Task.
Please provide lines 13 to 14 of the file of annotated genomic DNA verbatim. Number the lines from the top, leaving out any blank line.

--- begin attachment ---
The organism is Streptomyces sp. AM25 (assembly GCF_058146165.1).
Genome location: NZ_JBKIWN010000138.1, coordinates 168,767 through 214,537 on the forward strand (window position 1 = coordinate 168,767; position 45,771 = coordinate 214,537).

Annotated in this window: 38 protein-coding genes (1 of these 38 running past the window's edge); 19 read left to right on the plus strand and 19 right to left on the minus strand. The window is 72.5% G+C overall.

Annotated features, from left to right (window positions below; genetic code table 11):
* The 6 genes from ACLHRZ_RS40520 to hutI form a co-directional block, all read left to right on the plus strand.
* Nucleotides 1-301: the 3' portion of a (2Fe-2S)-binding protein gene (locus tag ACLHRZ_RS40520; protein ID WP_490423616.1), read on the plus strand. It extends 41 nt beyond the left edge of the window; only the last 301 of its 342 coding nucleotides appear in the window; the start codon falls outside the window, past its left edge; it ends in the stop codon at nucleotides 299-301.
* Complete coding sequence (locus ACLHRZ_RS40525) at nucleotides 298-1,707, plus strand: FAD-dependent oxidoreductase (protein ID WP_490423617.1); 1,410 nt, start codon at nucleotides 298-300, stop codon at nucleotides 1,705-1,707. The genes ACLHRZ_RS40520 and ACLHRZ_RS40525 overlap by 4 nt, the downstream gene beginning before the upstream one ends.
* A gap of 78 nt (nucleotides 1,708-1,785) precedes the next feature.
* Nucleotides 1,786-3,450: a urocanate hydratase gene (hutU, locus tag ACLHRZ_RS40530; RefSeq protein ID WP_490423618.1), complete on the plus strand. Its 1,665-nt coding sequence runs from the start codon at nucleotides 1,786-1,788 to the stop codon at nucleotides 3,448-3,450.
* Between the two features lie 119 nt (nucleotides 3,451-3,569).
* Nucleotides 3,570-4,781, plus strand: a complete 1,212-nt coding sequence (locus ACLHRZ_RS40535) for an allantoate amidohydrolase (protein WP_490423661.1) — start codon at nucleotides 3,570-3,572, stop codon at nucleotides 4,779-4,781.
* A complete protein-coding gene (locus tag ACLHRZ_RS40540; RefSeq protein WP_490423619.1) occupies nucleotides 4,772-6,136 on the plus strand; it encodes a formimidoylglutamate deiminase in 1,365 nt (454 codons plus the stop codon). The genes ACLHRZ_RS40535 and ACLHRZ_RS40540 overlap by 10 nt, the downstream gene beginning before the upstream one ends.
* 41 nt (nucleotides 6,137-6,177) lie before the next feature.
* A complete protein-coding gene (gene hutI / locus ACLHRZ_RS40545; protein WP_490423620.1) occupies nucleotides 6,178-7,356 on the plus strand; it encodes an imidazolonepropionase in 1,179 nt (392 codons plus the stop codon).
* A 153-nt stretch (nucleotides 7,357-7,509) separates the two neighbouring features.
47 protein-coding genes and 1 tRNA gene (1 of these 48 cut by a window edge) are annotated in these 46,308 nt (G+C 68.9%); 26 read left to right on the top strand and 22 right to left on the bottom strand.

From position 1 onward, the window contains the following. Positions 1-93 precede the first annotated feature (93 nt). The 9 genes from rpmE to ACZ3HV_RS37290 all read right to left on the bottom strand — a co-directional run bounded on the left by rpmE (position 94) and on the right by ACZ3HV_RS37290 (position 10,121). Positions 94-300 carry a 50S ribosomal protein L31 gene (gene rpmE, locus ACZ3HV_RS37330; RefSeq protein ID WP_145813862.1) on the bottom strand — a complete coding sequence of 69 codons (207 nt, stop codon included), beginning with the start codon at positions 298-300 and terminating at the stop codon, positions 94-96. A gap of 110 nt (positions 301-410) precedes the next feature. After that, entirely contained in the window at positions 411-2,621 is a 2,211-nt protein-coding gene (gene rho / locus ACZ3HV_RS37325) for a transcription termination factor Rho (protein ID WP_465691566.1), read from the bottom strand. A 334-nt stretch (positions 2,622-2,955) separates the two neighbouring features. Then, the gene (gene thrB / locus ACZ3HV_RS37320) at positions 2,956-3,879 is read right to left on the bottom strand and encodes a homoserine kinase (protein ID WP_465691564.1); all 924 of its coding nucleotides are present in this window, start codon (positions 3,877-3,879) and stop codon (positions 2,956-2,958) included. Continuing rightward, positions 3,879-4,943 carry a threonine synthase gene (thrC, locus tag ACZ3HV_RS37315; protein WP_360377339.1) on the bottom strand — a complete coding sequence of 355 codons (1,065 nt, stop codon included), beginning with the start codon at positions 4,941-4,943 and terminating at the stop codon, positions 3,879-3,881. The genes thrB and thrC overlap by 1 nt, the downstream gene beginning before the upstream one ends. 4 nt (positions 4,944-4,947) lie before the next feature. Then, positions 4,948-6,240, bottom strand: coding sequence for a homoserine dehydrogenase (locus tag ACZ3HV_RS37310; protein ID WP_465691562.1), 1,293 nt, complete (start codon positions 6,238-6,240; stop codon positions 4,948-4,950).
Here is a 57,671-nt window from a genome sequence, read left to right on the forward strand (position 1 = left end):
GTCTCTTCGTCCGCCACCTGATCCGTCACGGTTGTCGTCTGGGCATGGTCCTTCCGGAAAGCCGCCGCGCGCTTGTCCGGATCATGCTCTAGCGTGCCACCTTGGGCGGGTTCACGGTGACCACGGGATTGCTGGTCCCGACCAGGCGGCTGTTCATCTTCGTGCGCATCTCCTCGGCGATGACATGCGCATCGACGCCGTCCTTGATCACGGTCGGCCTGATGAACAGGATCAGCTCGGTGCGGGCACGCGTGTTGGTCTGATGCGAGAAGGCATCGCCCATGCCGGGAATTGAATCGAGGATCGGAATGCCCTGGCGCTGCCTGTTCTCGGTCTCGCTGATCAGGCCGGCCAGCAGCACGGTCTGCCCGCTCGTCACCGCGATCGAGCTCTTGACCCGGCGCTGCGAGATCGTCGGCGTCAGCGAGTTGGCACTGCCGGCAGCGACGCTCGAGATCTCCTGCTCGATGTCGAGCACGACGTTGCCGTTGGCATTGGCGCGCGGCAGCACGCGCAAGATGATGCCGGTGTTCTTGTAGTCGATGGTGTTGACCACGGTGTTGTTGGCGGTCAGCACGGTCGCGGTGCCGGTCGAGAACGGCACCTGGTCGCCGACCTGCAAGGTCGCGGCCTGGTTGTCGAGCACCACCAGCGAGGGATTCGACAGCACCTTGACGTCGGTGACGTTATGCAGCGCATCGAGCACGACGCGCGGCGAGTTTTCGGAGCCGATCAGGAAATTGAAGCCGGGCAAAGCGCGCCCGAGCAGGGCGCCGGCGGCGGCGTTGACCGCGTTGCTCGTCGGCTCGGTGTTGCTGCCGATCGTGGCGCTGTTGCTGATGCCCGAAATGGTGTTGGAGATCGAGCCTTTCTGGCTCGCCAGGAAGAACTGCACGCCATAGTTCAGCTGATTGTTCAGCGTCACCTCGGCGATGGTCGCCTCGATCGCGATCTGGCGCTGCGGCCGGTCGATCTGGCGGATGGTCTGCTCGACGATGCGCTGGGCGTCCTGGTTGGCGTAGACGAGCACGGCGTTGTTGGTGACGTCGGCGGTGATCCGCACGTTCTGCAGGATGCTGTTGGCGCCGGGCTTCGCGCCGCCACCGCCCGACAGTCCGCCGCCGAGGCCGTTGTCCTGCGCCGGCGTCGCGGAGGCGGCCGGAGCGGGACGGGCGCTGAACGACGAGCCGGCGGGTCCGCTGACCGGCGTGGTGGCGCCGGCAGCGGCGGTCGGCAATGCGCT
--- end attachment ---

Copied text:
* 41 nt (nucleotides 6,137-6,177) lie before the next feature.
* A complete protein-coding gene (gene hutI / locus ACLHRZ_RS40545; protein WP_490423620.1) occupies nucleotides 6,178-7,356 on the plus strand; it encodes an imidazolonepropionase in 1,179 nt (392 codons plus the stop codon).